So… what happens to the wall? Does Mexico still have to pay? Other than that… phew. Joe biden is now president elect elect biden. But I’m still wondering why the campaign associations seemed so shaky in some places? If you want a good explanation, get into Washington’s Newsday Wayback Machine and read in the streets Congressman Sam Hill’s story about the nation’s election experts. (Click here.) Do not say he did not warn you. In the meantime, here’s what I have to read: Why it is now time for Senate Majority Leader Mitch McConnell to wave the white flag and get a COVID 19 bailout package tied up-or not; why China has stopped the world’s largest ever stock offering; and finally, why I am so saddened by the demise of ice cream legend Friendly’s, as it goes bankrupt for a second time. The good news is that you can still get the chicken offers and of course a Fribble.
Finally a COVID law? The now and apparently forever, McConnell has said he wants to pass a COVID stimulus package before President-Elect Biden is sworn in. That would be a good thing, says Dan White of Moody’s Analytics. He warns that the country could be plunged into a double-dip recession if Congress does not succeed in bringing about significant relief – and COVID-19 will be hit hard this winter. In a September report, White wrote: “The fiscal consequences of such a scenario for states and local governments would be the worst since the Great Depression. It may not come to that. The prospects for a bailout are good, especially since resistance to helping local governments by the “don’t bailout-the-blue-state” gang may be crumbling. After all, COVID-19, as we have learned, is a pandemic with equal chances. Republican states such as Louisiana, for example, are facing steep revenue losses due to the COVID surge (and some hurricanes). In New York City, it is feared that the reduced use of transit traffic will lead to job losses of 450,000. Local and state governments have actually cut 1.2 million jobs since July, according to The Wall Street Journal. And Heidi Shierholz of the Economic Policy Institute (EPI) estimates that 31 million Americans are economically affected by COVID. This includes the unemployed and people whose wages have been cut. Certainly, the employment picture seems better, since the country created more than 600,000 jobs last month. But many jobs in the restaurant and retail industries will be at risk if the weather continues to cool down. And we still have 10 million jobs less than the total number in February, per PPI. Meanwhile, another 751,000 Americans applied for unemployment benefits last week, and the Conference Board says that more than 50 percent of the companies that cut wages have not yet restored them. All signs point to the fact that it’s time for Mitch McConnell to stop blaspheming people like Massachusetts and get on with his job.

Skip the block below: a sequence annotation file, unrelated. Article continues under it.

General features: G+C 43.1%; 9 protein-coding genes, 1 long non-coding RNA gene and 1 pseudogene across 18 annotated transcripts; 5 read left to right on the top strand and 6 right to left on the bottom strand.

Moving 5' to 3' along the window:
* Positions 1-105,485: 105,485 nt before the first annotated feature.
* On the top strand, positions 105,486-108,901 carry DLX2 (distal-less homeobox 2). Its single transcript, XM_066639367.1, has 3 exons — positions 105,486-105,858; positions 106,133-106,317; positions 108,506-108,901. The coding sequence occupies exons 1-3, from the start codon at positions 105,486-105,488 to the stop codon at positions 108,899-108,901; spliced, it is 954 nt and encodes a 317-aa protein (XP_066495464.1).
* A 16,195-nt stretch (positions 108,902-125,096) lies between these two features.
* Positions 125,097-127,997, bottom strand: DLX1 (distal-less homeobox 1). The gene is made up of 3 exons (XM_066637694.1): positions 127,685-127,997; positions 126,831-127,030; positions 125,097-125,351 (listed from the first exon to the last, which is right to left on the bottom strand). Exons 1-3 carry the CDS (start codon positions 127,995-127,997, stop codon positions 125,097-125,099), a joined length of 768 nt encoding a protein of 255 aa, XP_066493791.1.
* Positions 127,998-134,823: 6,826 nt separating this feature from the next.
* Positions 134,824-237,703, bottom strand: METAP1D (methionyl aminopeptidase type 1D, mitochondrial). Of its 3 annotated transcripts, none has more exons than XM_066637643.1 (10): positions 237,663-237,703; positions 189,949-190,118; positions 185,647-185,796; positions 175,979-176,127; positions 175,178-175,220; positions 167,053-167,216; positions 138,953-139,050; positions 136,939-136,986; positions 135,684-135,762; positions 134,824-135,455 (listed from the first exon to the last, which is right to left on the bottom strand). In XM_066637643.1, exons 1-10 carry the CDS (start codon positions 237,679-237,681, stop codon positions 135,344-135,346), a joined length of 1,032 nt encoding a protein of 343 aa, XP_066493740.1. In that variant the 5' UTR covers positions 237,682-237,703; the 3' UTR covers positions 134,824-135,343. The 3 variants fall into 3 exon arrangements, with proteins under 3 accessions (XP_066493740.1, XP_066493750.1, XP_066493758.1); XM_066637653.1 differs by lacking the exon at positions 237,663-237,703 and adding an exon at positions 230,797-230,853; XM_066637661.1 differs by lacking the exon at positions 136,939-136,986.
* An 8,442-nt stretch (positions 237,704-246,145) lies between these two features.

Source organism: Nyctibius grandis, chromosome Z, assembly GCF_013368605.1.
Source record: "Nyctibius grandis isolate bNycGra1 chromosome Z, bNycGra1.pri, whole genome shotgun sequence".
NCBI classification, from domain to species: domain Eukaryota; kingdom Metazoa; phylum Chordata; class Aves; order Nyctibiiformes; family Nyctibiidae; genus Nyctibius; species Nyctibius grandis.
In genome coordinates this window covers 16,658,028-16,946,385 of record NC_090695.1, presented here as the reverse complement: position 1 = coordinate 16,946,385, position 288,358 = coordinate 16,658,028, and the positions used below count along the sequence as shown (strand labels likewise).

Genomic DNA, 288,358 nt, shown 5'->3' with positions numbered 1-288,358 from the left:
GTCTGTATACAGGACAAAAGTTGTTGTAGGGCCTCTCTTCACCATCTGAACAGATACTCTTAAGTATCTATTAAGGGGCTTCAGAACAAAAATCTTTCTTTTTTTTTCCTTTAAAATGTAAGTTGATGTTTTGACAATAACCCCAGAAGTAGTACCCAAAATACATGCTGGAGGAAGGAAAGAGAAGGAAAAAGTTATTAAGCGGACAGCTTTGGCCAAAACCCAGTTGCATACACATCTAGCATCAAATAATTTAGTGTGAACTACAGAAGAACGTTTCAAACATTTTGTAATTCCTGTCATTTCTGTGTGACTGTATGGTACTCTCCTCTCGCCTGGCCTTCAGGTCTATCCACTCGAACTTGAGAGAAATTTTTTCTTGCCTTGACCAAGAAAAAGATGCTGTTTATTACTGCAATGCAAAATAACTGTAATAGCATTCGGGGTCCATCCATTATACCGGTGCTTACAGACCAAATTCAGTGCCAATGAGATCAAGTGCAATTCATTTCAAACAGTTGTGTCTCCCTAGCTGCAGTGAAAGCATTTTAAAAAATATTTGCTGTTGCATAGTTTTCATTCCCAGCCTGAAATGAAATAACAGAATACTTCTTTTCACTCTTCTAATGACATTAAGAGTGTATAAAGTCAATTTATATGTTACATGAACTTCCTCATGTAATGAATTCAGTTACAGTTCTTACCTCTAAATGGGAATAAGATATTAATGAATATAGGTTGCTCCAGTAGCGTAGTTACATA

Who is the boss? Last week I watched with amazement as the spin-off of Alibaba Group, the financial and technology company, Ant Group, was about to be listed on the Hong Kong and Shanghai stock exchanges. What was touted as the biggest IPO ever would have earned the company around $35 billion from the listings. But last week the Chinese government suspended the process and invited the founder of Alibaba and majority shareholder of Ant Group, Jack Ma, for a little discussion. Conclusion: No IPO for the time being – and according to the Financial Times it may not take place for another six months. Here’s what Ma did wrong, says Axios’ Dan Primack, (Read Dan here): Alibaba’s founder gave a speech in which he essentially mocked the Chinese banking regulators. Ma compared Chinese banks to ‘pawnshops’ in terms of the collateral required for business borrowers and denigrated the character and beliefs of financial supervisors”. This was not well received by the people who really mattered. The same regulators turned around and changed some of the rules, such as stricter rules for microcredit, which “effectively (forced) Ant Group back onto the IPO drawing board. The IPO would have made Ma the eleventh richest man in the world, according to Bloomberg. His bragging rights over billionaires like Oracle will just have to wait. The morals of the Gesc